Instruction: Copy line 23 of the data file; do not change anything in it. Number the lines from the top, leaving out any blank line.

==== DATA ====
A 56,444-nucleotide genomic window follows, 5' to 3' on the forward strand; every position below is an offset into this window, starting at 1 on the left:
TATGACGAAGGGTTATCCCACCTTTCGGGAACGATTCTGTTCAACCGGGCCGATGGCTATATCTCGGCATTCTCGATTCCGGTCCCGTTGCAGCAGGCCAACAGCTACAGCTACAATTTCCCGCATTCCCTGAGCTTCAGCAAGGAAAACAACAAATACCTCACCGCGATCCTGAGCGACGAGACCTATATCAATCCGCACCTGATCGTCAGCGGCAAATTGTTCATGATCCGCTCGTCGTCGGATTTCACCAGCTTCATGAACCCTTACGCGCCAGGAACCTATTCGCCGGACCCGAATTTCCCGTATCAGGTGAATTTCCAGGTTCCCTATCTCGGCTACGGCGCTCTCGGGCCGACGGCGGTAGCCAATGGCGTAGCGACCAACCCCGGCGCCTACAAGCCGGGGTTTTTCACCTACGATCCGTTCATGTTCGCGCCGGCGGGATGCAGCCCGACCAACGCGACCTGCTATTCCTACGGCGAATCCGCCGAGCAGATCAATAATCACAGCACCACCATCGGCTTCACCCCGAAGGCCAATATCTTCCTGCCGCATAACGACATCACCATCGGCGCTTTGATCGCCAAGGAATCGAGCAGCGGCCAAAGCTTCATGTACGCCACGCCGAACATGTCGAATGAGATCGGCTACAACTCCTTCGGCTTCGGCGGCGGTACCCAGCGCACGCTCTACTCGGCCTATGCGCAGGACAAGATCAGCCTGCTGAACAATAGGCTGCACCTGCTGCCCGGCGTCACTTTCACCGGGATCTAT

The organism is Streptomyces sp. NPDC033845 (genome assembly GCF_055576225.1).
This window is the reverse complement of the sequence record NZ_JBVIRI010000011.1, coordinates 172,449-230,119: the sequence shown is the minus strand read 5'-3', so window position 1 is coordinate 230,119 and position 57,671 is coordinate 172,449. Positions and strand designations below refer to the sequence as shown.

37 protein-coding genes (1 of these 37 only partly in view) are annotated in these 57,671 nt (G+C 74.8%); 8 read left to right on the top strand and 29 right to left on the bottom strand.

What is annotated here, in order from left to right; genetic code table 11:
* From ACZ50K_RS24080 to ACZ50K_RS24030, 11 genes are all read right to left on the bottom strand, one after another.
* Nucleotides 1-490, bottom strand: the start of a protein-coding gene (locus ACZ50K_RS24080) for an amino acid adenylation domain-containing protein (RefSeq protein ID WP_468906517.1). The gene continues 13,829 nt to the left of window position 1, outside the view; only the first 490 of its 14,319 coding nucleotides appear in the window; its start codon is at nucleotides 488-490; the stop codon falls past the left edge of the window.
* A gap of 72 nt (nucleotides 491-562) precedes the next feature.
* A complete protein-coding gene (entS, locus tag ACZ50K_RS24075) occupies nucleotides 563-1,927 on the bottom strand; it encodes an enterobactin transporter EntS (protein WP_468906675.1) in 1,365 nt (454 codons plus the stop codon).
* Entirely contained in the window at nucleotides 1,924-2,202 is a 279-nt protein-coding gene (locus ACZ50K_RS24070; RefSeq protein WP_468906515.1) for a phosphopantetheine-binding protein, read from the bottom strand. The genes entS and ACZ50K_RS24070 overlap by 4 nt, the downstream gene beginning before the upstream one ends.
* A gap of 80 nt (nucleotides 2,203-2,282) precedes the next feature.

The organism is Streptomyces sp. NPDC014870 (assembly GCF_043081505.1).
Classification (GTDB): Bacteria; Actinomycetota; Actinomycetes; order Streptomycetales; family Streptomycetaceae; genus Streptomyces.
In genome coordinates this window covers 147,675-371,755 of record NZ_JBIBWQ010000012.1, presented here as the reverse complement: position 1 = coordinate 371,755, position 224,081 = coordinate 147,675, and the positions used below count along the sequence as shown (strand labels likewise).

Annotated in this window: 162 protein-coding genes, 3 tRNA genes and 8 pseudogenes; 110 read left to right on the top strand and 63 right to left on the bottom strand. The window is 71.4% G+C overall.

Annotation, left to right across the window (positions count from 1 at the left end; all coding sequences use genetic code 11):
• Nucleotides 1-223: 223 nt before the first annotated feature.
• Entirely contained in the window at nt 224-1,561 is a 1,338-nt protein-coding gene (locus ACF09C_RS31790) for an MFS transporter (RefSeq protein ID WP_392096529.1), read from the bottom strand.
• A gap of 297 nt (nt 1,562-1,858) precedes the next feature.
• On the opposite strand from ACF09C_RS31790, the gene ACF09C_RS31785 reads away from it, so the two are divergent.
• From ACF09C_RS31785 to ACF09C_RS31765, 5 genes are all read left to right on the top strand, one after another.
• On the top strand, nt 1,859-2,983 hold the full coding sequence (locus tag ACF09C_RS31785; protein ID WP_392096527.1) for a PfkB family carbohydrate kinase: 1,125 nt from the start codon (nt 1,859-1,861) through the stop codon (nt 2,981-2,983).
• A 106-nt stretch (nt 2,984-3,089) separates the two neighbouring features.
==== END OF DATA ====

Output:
• On the top strand, nt 1,859-2,983 hold the full coding sequence (locus tag ACF09C_RS31785; protein ID WP_392096527.1) for a PfkB family carbohydrate kinase: 1,125 nt from the start codon (nt 1,859-1,861) through the stop codon (nt 2,981-2,983).